Graham Attwell’s post on a chaired presentation to the Alt C conference in Nottingham on International CoPs, included this excerpt by George Roberts-
Communities of practice are emergent organisations with tacit but clearly identifiable rules and other signs of identity: shared goals, shared values, shared symbolic artefacts. These may be codified but as often as not tacit community rules transgress or subvert codified, formal rules. We start from the position that although it now commonplace to recognise the existence of CoPs, the processes underpinning their development are still poorly understood. In particular, it has been found to be difficult in practice to create or facilitate the development of CoPs“.

George’s video cites Scott Wilson’s categories of CoPs:Practice/Interest/Action/Purpose/circumstance/position. George talks of the boundaries of cohesion necessary for these communities, but stresses the importance of openness to new ideas and people. This resonates with Tom Haskins recent posts ‘the changing debate -where he puts foward four principles for overcoming impass between communities (in this case the LMS V PLE debate). George Roberts calls on the need for new comers to feel valued and welcomed in the communities, and the importance of other communities to recognise the value of each others work.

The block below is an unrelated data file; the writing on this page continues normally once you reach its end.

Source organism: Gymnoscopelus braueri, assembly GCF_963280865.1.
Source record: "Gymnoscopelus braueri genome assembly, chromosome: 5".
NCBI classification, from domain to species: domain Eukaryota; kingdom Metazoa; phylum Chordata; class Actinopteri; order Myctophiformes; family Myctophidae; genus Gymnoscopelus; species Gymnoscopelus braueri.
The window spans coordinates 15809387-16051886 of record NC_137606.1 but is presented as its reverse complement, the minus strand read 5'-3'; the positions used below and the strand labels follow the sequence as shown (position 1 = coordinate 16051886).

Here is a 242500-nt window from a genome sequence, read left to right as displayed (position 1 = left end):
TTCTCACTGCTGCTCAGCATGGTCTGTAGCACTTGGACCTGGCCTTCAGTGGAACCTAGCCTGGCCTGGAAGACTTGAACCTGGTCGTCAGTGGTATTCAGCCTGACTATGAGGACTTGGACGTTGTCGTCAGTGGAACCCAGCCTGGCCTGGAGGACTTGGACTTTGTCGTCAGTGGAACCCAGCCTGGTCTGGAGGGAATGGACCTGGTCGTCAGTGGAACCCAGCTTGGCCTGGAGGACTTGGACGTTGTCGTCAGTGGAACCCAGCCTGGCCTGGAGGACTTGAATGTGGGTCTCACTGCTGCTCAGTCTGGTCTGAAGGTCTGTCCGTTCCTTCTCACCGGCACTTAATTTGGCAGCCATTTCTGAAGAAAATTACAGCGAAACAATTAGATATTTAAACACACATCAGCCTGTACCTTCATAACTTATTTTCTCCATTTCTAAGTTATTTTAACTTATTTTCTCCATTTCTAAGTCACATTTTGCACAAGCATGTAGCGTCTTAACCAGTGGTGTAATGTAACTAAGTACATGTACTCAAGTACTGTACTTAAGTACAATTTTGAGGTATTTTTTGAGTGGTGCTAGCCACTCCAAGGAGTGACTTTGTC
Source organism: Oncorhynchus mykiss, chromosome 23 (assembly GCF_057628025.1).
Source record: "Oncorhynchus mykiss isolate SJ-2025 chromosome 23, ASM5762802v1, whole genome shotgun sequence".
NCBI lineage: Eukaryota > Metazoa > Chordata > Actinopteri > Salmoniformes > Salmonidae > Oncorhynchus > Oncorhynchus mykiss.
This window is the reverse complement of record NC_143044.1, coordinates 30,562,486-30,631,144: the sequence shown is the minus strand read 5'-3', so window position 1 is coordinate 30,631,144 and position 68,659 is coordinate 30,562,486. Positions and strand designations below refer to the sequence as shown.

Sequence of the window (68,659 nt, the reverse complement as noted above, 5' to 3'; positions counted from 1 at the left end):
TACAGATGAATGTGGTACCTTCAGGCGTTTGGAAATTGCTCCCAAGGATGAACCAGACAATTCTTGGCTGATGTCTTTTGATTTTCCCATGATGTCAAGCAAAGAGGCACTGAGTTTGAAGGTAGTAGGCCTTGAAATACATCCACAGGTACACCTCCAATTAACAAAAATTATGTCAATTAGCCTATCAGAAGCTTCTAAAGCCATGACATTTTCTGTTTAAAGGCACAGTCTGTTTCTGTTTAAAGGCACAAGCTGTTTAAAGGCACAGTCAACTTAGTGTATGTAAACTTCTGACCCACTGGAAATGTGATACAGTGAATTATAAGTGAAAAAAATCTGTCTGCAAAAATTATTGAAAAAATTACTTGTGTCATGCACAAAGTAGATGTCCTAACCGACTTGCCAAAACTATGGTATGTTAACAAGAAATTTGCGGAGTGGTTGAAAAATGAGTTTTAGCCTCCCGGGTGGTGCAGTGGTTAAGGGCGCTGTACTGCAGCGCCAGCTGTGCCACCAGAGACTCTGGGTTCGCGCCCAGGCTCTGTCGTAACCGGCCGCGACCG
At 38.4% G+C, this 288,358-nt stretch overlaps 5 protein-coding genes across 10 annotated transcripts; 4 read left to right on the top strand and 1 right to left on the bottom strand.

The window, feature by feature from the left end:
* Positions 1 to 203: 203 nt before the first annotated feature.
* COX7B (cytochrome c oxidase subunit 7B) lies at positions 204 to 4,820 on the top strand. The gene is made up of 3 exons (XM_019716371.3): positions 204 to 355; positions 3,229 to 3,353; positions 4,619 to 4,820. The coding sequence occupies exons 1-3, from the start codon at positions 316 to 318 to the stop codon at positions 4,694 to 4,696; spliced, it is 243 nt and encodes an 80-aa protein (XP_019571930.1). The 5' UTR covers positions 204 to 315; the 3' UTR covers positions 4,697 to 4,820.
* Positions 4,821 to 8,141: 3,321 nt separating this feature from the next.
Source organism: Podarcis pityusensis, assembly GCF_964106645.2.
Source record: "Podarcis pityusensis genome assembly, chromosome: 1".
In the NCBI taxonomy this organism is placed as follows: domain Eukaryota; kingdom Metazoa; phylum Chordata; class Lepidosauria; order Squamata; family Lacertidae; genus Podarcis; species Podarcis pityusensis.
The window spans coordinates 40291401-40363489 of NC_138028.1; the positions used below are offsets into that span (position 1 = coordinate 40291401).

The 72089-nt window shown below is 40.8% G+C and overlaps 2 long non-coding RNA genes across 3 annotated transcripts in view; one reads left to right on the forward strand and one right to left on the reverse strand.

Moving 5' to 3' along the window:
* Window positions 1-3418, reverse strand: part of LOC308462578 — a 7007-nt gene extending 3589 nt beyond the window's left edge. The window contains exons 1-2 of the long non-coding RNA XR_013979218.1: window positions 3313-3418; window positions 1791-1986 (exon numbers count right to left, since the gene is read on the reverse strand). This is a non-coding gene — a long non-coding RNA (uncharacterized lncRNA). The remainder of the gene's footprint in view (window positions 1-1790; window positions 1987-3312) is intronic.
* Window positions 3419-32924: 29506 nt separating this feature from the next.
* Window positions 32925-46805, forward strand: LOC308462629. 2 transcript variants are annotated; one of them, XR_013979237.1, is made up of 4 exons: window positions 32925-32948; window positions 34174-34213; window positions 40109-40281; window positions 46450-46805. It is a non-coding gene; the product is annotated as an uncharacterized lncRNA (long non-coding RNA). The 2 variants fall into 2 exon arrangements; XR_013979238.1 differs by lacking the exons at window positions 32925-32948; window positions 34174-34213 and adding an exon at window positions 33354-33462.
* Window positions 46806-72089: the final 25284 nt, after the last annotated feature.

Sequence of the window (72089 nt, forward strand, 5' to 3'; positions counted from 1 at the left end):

This also harps back to the notion of valuing the ‘lurker’ – as legitimate peripheral participation (Lave & Wenger) and Vygotsky’s zone of proximal development. But heres the rub- most people are only interested in signing up to a community which has a higher order of knowledge. So its a fine balance to subscribe them to something to which they have some knowledge, and ensure they are supported in contributing to the discussions – thereby becoming a member of the ‘inner sanctum’ (or at least contributing to the shared knowledge).


About thand

I'm a currently working at NSW Departrment of Education & Training, Connected Classrooms Program, Sydney.
This entry was posted in CoPs, Informal learning, knowledge, open content, PLE, professional development, Social networking, Web2. Bookmark the permalink.

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